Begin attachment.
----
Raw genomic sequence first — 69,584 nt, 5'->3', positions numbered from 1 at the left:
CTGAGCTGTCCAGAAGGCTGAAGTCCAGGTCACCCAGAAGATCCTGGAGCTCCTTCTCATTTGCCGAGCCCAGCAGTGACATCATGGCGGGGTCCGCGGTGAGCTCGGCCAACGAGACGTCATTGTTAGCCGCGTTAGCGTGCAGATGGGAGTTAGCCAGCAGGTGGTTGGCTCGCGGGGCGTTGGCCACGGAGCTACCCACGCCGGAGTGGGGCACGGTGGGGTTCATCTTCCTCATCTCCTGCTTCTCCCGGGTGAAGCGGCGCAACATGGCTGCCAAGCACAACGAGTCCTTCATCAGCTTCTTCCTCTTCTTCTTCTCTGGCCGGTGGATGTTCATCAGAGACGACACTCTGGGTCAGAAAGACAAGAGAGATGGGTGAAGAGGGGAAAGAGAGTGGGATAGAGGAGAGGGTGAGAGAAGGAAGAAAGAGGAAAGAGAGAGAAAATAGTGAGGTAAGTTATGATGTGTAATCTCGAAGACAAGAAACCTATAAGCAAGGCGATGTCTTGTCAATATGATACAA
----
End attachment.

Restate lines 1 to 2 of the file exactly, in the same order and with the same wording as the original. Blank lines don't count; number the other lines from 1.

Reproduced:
Raw genomic sequence first — 69,584 nt, 5'->3', positions numbered from 1 at the left:
CTGAGCTGTCCAGAAGGCTGAAGTCCAGGTCACCCAGAAGATCCTGGAGCTCCTTCTCATTTGCCGAGCCCAGCAGTGACATCATGGCGGGGTCCGCGGTGAGCTCGGCCAACGAGACGTCATTGTTAGCCGCGTTAGCGTGCAGATGGGAGTTAGCCAGCAGGTGGTTGGCTCGCGGGGCGTTGGCCACGGAGCTACCCACGCCGGAGTGGGGCACGGTGGGGTTCATCTTCCTCATCTCCTGCTTCTCCCGGGTGAAGCGGCGCAACATGGCTGCCAAGCACAACGAGTCCTTCATCAGCTTCTTCCTCTTCTTCTTCTCTGGCCGGTGGATGTTCATCAGAGACGACACTCTGGGTCAGAAAGACAAGAGAGATGGGTGAAGAGGGGAAAGAGAGTGGGATAGAGGAGAGGGTGAGAGAAGGAAGAAAGAGGAAAGAGAGAGAAAATAGTGAGGTAAGTTATGATGTGTAATCTCGAAGACAAGAAACCTATAAGCAAGGCGATGTCTTGTCAATATGATACAA